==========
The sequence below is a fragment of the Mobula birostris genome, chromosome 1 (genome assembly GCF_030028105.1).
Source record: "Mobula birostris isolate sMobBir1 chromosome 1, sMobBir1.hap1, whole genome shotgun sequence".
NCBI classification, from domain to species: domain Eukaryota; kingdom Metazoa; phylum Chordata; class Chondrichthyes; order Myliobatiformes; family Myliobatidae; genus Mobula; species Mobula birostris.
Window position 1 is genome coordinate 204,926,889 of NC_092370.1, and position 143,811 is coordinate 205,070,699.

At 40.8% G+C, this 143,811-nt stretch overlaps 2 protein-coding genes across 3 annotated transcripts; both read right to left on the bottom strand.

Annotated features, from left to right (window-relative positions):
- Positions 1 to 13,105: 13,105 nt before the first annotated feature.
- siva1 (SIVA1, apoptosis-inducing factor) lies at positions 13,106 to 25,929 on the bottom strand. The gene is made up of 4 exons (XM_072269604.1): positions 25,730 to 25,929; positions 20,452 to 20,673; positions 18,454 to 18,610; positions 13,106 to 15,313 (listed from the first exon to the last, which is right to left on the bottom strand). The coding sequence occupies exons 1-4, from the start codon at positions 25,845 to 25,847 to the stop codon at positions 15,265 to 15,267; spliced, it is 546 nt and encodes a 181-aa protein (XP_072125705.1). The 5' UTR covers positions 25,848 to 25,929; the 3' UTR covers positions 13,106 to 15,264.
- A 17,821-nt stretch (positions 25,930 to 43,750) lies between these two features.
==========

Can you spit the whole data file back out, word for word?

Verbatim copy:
The sequence below is a fragment of the Mobula birostris genome, chromosome 1 (genome assembly GCF_030028105.1).
Source record: "Mobula birostris isolate sMobBir1 chromosome 1, sMobBir1.hap1, whole genome shotgun sequence".
NCBI classification, from domain to species: domain Eukaryota; kingdom Metazoa; phylum Chordata; class Chondrichthyes; order Myliobatiformes; family Myliobatidae; genus Mobula; species Mobula birostris.
Window position 1 is genome coordinate 204,926,889 of NC_092370.1, and position 143,811 is coordinate 205,070,699.

At 40.8% G+C, this 143,811-nt stretch overlaps 2 protein-coding genes across 3 annotated transcripts; both read right to left on the bottom strand.

Annotated features, from left to right (window-relative positions):
- Positions 1 to 13,105: 13,105 nt before the first annotated feature.
- siva1 (SIVA1, apoptosis-inducing factor) lies at positions 13,106 to 25,929 on the bottom strand. The gene is made up of 4 exons (XM_072269604.1): positions 25,730 to 25,929; positions 20,452 to 20,673; positions 18,454 to 18,610; positions 13,106 to 15,313 (listed from the first exon to the last, which is right to left on the bottom strand). The coding sequence occupies exons 1-4, from the start codon at positions 25,845 to 25,847 to the stop codon at positions 15,265 to 15,267; spliced, it is 546 nt and encodes a 181-aa protein (XP_072125705.1). The 5' UTR covers positions 25,848 to 25,929; the 3' UTR covers positions 13,106 to 15,264.
- A 17,821-nt stretch (positions 25,930 to 43,750) lies between these two features.